The Old Navy NFTs will be minted on the Tezos blockchain, known for its low carbon footprint.

“This is Old Navy’s first time playing in the web3 space, and we are using the launch of our first NFT collection to test and learn,” said Old Navy’s spokesperson. “We’re excited to enable our customers with a new way to engage with our iconic brand and hero offerings and look forward to exploring additional consumer activations in web3 in the future.”

Read next: 4 key strategies for NFT brand launches

Why we care. Macy’s also announced an NFT promotion timed to their fireworks show. This one will award one of 10,000 NFTs to those who join their Discord server.

Old Navy, in contrast, is keeping customers closer to their owned channels, and not funneling customers to Discord. Old Navy consumers who don’t have an NFT wallet can sign up through Sweet to purchase and bid on NFTs.

While Macy’s has done previous web3 promotions, this is Old Navy’s first. They’ve aligned a charity partner, brand tradition and concern for the environment with a solid first crack at crypto.


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About The Author

Chris Wood draws on over 15 years of reporting experience as a B2B editor and journalist. At DMN, he served as associate editor, offering original analysis on the evolving marketing tech landscape. He has interviewed leaders in tech and policy, from Canva CEO Melanie Perkins, to former Cisco CEO John Chambers, and Vivek Kundra, appointed by Barack Obama as the country’s first federal CIO. He is especially interested in how new technologies, including voice and blockchain, are disrupting the marketing world as we know it. In 2019, he moderated a panel on “innovation theater” at Fintech Inn, in Vilnius. In addition to his marketing-focused reporting in industry trades like Robotics Trends, Modern Brewery Age and AdNation News, Wood has also written for KIRKUS, and contributes fiction, criticism and poetry to several leading book blogs. He studied English at Fairfield University, and was born in Springfield, Massachusetts. He lives in New York.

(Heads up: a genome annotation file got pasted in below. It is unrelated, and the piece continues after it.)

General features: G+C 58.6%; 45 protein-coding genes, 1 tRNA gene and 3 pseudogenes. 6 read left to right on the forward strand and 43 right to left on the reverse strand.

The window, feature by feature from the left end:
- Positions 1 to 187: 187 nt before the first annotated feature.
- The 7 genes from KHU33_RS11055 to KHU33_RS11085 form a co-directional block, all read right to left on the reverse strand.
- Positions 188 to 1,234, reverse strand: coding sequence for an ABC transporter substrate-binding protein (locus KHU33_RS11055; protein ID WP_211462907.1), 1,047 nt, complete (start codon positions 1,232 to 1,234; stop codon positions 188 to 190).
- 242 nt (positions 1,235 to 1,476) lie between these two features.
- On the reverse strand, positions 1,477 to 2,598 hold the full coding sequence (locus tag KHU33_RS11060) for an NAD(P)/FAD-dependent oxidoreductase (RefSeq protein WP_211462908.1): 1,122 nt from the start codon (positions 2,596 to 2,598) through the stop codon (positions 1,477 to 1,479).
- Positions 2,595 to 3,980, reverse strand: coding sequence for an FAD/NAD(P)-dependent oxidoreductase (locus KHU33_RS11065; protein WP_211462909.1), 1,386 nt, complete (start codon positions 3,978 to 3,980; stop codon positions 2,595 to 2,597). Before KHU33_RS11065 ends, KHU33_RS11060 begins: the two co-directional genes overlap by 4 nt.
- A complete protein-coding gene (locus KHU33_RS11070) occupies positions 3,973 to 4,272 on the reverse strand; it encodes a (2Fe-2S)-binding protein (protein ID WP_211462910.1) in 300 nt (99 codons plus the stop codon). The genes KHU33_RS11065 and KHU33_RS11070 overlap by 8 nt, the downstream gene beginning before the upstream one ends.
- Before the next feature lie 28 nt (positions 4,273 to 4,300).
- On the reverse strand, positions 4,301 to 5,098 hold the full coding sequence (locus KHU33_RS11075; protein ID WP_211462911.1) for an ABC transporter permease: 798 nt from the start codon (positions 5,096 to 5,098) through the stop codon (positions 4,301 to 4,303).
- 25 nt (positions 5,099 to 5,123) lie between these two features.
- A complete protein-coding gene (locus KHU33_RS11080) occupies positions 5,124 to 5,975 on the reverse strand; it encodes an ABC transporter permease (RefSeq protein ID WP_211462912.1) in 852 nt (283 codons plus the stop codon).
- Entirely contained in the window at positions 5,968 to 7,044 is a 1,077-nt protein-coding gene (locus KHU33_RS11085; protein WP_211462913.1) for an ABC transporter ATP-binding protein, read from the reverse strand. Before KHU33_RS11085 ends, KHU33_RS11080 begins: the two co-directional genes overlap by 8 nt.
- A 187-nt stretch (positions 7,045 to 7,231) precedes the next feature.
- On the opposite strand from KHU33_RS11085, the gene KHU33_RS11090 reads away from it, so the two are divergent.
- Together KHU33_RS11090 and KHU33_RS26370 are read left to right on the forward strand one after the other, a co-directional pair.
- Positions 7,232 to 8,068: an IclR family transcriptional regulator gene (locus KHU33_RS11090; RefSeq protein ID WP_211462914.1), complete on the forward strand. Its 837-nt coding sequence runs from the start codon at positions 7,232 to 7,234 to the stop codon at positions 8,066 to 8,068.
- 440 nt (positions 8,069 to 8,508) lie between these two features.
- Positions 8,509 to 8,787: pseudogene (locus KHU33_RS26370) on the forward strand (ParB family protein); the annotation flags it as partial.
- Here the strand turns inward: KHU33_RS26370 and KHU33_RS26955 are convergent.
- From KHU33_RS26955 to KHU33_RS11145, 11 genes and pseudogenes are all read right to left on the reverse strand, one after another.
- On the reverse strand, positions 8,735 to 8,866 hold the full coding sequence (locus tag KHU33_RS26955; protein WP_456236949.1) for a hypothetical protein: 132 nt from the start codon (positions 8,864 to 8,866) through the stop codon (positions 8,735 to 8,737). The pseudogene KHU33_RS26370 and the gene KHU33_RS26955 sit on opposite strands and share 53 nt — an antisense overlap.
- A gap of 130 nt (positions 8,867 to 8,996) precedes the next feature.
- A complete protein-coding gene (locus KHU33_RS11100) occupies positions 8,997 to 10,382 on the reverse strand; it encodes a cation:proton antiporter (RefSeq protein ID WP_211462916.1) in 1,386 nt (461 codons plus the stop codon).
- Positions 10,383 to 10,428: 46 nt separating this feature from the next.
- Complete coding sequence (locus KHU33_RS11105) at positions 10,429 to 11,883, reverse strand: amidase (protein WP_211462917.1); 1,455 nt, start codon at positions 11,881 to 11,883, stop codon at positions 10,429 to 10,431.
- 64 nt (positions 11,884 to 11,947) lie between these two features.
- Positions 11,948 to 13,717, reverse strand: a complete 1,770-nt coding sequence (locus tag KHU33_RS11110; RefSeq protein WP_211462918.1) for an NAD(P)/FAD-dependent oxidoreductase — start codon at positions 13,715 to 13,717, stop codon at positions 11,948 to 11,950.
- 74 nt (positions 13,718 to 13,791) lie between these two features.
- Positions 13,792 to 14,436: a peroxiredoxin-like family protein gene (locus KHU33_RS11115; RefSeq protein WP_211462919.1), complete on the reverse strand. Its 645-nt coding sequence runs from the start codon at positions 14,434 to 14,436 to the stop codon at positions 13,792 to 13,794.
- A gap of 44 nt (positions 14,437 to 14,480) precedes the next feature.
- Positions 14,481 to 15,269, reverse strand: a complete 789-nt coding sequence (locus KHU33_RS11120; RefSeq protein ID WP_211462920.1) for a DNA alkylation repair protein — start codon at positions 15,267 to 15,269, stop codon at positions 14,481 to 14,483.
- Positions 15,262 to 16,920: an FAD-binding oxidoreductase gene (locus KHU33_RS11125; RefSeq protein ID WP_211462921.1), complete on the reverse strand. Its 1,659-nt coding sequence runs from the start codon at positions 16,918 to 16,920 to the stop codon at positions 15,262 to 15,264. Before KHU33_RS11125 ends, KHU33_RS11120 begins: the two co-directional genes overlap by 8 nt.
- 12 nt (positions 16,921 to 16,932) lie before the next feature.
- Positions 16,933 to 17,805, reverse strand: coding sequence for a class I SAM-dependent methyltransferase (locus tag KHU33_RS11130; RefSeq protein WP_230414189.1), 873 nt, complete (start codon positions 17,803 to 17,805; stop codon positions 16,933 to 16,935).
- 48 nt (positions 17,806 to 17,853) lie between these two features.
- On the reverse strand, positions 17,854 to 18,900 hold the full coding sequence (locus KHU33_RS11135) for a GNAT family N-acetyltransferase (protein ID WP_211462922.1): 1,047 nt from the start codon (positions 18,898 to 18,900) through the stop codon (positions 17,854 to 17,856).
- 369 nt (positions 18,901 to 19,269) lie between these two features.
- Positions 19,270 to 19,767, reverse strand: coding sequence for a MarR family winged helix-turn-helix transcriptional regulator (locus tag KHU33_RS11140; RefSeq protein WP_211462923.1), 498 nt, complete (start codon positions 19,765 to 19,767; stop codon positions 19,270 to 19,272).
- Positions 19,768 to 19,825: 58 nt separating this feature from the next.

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Are you still using spreadsheets to manage your work? Take our poll

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Are you still using spreadsheets to manage your work? Take our poll


Earlier this year, revenue orchestration platform LeanData released a report suggesting that lead management remains a “heavily manual” process. Based on a survey of more than 1,700 sales, marketing and operations professionals, the results showed that, despite all the talk of digital transformation, the number two challenge for revenue teams was too many manual processes and not enough automation (the number one challenge was insufficient pipeline).